There have been many movies and television shows about the relationships and conflicts between whites and natives and the idea that the natives caused all the problems and the whites were innocent victims in history.
Is this how it really or was it the other way around?
Unfortunately, it was the white man that settled in America, where the natives were already living, and stole their land as they kept moving westward in the centuries following settlement in this country. How did this all come about? In 1609, the first permanent settlement was formed at Jamestown, Virginia. In the years to follow other settlements were also formed.Order now
When white’s first arrived in America the natives helped them adapt to an uncivilized way of life by teaching them how to farm such crops as corn, beans, pumpkins, and potatoes. In addition to this the natives were our trading partners. We would trade pots, blankets, metal arrowheads, and alcohol for furs. (Brinkley, p. 43) Europeans depended on the natives in order to make the settlements in the new world profitable. Eventually, these settlements were not only trading posts but actual settlements with women and children. This is when everything started to change. As more and more whites moved to the new world, more and more land was needed to support them.
In Virginia, Sir William Berkeley set up a treaty with the natives that installed boundaries in the territory. When these boundaries were broken by whites the natives attacked. Nathaniel Bacon worked up a militia and attacked the natives against Berkeley’s orders. (Brinkley,p. 35) This little skirmish is known as Bacons Rebellion and it set the tone for relations between the whites and the natives.
Whites wanted to keep moving westward into the natives land and they would break agreements to do so. In addition to this, the whites brought many germs that the natives did not have immunities to. These germs caused many epidemics that nearly wiped out whole tribes and severely depleted others. In New England, the survivors of these lands often sold their land to the English and even assimilated into their culture by converting to Christianity and adopting the Puritan laws of New England. (Brinley,p. 43)However, as the English and others settled America conflicts continued to arise.
In 1637, the English wiped out almost the hole Pequot tribe over trading rights with the Dutch in New Netherland. This episode is known as the Pequot War. (Brinkley,p. 44) The whites kept coming and moving west and the natives kept giving up land.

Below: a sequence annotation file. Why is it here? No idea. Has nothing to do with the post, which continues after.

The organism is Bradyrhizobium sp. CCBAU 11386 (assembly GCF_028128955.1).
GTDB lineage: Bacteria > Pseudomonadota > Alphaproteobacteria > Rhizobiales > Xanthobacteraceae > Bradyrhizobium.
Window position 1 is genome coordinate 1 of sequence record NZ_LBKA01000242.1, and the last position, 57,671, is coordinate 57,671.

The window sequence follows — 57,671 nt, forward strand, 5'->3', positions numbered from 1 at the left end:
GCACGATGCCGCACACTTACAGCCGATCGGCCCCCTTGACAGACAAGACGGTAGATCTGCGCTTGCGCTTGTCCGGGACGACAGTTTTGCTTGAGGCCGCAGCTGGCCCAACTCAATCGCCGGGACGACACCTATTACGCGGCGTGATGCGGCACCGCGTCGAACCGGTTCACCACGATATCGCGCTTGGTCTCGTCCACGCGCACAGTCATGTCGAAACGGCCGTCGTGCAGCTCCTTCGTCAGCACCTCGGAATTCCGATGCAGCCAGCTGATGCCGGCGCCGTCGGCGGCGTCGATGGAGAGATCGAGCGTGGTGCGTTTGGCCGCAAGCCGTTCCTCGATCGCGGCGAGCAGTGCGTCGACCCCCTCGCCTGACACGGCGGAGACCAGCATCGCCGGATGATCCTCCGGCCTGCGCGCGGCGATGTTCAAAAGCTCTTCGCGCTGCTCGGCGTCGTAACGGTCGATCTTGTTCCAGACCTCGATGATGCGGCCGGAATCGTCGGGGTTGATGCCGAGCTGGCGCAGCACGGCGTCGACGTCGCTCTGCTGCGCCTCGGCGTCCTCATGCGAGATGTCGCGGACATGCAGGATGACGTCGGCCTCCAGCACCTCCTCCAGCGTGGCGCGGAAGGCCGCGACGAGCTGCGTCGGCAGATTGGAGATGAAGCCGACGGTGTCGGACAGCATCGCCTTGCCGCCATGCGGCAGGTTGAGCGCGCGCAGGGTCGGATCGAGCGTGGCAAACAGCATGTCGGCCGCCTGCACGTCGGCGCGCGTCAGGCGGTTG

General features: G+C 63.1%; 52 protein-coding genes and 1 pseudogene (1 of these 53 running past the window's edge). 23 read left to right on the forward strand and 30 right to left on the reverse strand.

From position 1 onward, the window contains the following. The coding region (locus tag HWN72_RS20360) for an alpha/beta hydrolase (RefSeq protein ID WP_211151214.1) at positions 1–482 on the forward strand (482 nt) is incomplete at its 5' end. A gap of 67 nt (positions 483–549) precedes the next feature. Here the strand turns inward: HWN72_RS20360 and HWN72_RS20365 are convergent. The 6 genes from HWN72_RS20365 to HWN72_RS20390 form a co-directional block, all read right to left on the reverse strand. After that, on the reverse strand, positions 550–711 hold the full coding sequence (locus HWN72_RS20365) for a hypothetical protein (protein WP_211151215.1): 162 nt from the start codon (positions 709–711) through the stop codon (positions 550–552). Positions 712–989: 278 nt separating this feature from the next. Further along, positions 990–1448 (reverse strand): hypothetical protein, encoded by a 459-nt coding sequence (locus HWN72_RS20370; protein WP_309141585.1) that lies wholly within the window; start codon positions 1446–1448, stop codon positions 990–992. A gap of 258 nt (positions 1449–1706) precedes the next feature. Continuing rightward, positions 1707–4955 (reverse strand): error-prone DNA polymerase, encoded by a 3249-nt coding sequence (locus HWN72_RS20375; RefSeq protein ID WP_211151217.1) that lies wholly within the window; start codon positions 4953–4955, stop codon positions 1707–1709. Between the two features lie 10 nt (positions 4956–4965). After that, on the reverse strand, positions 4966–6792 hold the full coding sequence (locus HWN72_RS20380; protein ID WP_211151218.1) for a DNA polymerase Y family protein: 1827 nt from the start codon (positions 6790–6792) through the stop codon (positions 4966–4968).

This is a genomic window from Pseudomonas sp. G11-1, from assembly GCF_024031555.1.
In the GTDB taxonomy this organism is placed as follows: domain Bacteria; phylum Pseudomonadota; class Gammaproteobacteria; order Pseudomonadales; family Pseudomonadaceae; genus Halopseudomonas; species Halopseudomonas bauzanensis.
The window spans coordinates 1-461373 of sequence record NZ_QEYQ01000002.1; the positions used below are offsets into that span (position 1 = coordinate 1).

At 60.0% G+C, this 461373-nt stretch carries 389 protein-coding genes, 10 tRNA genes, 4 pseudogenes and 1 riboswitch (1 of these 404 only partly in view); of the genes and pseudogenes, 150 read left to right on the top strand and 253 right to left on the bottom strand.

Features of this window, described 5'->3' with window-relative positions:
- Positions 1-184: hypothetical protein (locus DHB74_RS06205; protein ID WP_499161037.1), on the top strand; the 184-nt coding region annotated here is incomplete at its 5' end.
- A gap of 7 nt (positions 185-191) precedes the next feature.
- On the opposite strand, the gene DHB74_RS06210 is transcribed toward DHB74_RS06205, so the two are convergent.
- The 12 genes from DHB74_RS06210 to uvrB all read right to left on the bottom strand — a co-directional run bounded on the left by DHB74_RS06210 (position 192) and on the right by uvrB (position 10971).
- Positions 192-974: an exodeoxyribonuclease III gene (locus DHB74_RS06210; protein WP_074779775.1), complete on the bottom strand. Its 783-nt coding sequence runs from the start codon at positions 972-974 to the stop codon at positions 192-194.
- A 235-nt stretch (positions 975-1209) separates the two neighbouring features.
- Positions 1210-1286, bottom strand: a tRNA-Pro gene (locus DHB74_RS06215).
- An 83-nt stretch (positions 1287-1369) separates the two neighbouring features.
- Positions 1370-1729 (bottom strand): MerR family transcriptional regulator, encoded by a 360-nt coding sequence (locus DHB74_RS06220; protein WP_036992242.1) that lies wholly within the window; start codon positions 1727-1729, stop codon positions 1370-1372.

In 1675, King Philip and his tribe waged a war against the English because of English encroachment onto their land. This bloody war lasted three long years. Armed natives killed as many as 1000 whites. The English turned to the Mohawk tribe for help.
The Mohawks killed King Philip and the English eventually won the war. (Brinkley,p. 44)During the French and Indian War, the tension between the English and natives really showed. Nearly all of the North American tribes sided and fought with the French against the English. The only tribe to aid the English was the Iroquois.
The Iroquois were hesitant to fight the French for fear of them. The English saw this as cowardly and now thought of the natives as enemies. Even the Iroquois were not allies because of their unwillingness to fight. (Brinkley,p. 100)In the years that followed, the American Revolution started.
The natives this time allied themselves with the British. They favored the British because in the past, it was the British that set the boundaries but it was the settlers that broke the boundaries and caused the problems. Therefore, the natives fought against the Patriots. The Cherokee led continuos uprisings and attacks in Virginia and South Carolina. After the Patriots won the war, they slaughtered 96 Delaware Indians for the attack on a white family. This tribe however was composed of Christian pacifists.
It is believed that they were slain for spite. (Brinkley,p. 141) It didn’t take long for Americans and the British to go to war again. In the War of 1812, The natives took sides with the British again. Indians took Ft. Dearborn from the Americans and Tecumseh, an Indian, was even a Brigadier General in the British army.
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